Happy birthday, America! It’s hard to believe that our country is 234 years old and still going strong. (Well, sort of.)
This Sunday, thousands of area residents and out-of-towners, too, will descend upon Green Valley Park to enjoy music, food, fellowship and fireworks. By the time the Payson Fire Department sends off the first star candle at 9 p.m., almost every square inch of beautiful Kentucky bluegrass will surely be covered by blankets, lawn chairs and Easy-Ups.
As I customarily do each 4th of July, I will have my music system set up on my front deck, playing patriotic music throughout the day and during the fireworks, as well.
If you are on the lake’s south side, you will most likely hear the patriotic country sounds of Johnny Cash’s “From Sea to Shining Sea,” Loretta Lynn’s “Dear Uncle Sam,” and Merle Haggard’s “Here Comes the Freedom Train.”
At sometime during the day, you may also hear the soulful sound of James Brown’s “Coming to America,” Ray Charles’ heartwarming version of “America the Beautiful” and Bruce Springsteen’s rockin’ “Born in the USA.”
One of my favorite patriotic songs is the 1962 hit, “P.T. 109,” by the late Jimmy Dean, based on the August 1943 sinking of the famous torpedo boat.
The song’s lyrics poignantly describe the World War II conflict on that fateful summer day: “Off the isle of Olasana in the strait beyond Naru, a Japanese destroyer in the night cut the 109 in two. Smoke and fire upon the sea, everywhere they looked was the enemy. The heathen gods of old Japan; yeah, they thought had the best of a mighty good man.”
This week’s music trivia question is: Can you name the “mighty good man” who was the skipper of the PT 109 and saved most of his crew, who later went on to do great deeds for our country?
Was this American “hero” A) Douglas MacArthur B) Dwight D. Eisenhower, C) John F. Kennedy D) George W. Bush?
Be caller number six this week with the right answer and you’ll win a CD of America’s greatest patriotic songs.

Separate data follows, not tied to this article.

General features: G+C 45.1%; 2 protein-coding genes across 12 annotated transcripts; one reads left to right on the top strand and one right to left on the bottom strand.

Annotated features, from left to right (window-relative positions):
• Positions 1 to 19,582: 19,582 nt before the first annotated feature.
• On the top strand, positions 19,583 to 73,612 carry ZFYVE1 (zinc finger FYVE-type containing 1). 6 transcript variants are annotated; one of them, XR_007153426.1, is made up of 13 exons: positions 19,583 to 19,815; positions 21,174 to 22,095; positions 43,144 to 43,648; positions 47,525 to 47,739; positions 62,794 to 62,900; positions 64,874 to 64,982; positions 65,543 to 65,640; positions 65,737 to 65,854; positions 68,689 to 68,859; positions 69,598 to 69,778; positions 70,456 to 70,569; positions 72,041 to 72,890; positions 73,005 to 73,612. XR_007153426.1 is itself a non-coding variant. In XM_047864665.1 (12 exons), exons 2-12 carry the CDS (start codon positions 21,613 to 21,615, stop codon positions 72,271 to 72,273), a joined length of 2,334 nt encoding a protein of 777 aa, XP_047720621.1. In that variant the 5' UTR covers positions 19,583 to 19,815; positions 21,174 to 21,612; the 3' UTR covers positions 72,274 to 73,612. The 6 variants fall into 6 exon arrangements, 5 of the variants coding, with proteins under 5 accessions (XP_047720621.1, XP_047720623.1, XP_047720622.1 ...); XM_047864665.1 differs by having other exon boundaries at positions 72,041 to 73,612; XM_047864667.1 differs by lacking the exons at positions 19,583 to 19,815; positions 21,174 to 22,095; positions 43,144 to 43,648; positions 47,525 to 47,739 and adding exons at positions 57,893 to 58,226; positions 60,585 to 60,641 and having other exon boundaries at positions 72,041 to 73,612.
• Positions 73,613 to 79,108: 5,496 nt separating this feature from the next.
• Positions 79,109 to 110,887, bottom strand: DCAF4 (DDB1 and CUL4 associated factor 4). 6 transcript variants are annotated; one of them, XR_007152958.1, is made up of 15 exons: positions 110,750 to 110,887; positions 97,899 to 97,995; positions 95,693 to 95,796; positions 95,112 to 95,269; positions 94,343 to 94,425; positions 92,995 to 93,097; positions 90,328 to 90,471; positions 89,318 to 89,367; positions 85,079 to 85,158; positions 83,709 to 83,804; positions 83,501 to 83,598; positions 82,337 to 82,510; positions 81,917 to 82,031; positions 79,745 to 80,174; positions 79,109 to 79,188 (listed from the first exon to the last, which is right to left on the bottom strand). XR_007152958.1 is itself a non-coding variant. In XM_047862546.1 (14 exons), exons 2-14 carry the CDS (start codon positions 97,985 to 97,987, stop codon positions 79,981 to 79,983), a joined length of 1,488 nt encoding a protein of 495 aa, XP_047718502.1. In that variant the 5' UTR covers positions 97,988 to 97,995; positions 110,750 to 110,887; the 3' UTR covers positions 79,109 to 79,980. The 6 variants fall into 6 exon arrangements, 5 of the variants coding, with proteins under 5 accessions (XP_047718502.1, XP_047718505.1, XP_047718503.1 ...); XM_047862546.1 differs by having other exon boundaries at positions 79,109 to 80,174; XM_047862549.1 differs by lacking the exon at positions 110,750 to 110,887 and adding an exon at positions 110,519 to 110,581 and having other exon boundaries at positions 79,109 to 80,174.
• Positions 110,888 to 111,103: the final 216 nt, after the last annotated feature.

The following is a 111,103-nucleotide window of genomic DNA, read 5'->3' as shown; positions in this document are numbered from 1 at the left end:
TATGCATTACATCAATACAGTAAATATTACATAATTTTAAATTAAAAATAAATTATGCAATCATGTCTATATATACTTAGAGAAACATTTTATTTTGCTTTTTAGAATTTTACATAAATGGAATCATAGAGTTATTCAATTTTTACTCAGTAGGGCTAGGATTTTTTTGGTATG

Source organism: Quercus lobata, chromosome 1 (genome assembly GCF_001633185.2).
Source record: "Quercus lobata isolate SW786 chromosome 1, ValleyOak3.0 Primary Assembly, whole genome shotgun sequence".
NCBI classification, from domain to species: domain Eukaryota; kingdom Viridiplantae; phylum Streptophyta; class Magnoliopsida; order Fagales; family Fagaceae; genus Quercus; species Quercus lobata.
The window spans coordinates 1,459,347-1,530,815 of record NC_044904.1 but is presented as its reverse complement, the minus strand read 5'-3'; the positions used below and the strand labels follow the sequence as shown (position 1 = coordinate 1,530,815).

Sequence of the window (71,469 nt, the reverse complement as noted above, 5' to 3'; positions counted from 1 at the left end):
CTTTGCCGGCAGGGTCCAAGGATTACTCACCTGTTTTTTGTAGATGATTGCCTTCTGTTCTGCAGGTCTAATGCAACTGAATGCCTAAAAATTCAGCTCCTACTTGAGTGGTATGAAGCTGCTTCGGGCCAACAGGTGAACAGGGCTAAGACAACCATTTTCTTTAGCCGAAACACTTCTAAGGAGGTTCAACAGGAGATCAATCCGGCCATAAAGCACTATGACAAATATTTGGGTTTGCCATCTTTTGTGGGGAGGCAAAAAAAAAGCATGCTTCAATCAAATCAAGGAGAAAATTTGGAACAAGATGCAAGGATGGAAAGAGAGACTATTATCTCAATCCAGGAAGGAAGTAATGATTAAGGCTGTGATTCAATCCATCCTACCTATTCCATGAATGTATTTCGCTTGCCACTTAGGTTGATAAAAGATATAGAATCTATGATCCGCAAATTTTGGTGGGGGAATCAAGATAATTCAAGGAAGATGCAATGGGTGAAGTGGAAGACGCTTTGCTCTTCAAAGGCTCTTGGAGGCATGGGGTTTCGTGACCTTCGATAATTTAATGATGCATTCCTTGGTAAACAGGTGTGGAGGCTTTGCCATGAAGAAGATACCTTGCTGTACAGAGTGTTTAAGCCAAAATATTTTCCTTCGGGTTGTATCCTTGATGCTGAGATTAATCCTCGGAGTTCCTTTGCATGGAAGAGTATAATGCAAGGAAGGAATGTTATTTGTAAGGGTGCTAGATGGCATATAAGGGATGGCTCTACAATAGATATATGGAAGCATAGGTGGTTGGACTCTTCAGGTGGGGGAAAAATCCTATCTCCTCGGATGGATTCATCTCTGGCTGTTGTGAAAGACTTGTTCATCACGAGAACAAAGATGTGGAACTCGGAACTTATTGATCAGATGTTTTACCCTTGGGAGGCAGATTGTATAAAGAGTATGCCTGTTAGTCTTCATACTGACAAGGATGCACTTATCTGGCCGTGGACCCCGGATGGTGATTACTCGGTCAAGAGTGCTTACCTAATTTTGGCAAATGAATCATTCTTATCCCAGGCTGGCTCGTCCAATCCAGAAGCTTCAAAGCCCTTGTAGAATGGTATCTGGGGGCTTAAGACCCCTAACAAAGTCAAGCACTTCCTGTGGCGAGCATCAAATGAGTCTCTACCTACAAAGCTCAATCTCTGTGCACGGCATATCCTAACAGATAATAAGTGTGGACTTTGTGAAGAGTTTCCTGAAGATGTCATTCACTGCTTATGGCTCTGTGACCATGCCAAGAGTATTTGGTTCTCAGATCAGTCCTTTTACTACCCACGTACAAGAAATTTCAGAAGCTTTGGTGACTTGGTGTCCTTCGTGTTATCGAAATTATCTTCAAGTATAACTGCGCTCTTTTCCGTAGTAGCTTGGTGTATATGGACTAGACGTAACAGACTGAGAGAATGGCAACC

Now, let’s check out last week’s music trivia question, which was: Can you name the 1950s-’60s artist who recorded the hits “Chain Gang,” “Shake,” “Twistin’ The Night Away” and the 1957 No. 1 hit, “You Send Me?”
Is this “King of Soul” singer A) Otis Redding, B) Curtis Mayfield, C) Sam Cooke or D) Ron Gibson?
The correct answer was Sam Cooke.
Otis Redding and Curtis Mayfield (of the Impressions) were also top soul singers of that time period. Ron Gibson is the lovable, and soulful, mid-day DJ on KMOG.
Congratulations to last week’s music trivia winner, Delilah Filip, who won a Best of Sam Cooke CD.
A little about Delilah: She was born and raised on the northwest side of Chicago. She and her husband, Ron, attended the same grammar school.
Delilah chuckled when she told me about how the two first met. “In a school play, I had the part of Arabella, the dancing doll. Ron later told me that I was the first girl he ever dreamed about.”
After high school, the two bumped into each other at the Exit Lounge in Chicago, went on their first date to see Omar Sharif and Julie Christie in the movie “Dr. Zhivago” and were married a few months later. They have been married for 44 years.
Delilah and Ron enjoy splitting their time between their homes in Fountain Hills and Payson. She likes to walk, read and volunteer at the Time Out Shelter. They regularly worship at the Breakfast with the Bible fellowship.
Delilah’s favorite music is classical, Christian and jazz. She particularly likes the music of Mozart, Sandi Patty and Amy Grant.
Lastly, pictures I have just added to my Web site are from the Ken Ronning-Shannon Merkel wedding last Saturday. Ken is from the Chicago area and now works for the Pine-Strawberry Fire Department. Shannon attended Payson High School in the early 2000s and is employed at the Pine Deli.
See you at Green Valley Park on the 4th. And remember, song requests, especially patriotic ones on this day, are more than welcome!
DJ Craig — Phone: 468-1482
Web site: www.DJCraigInPayson.com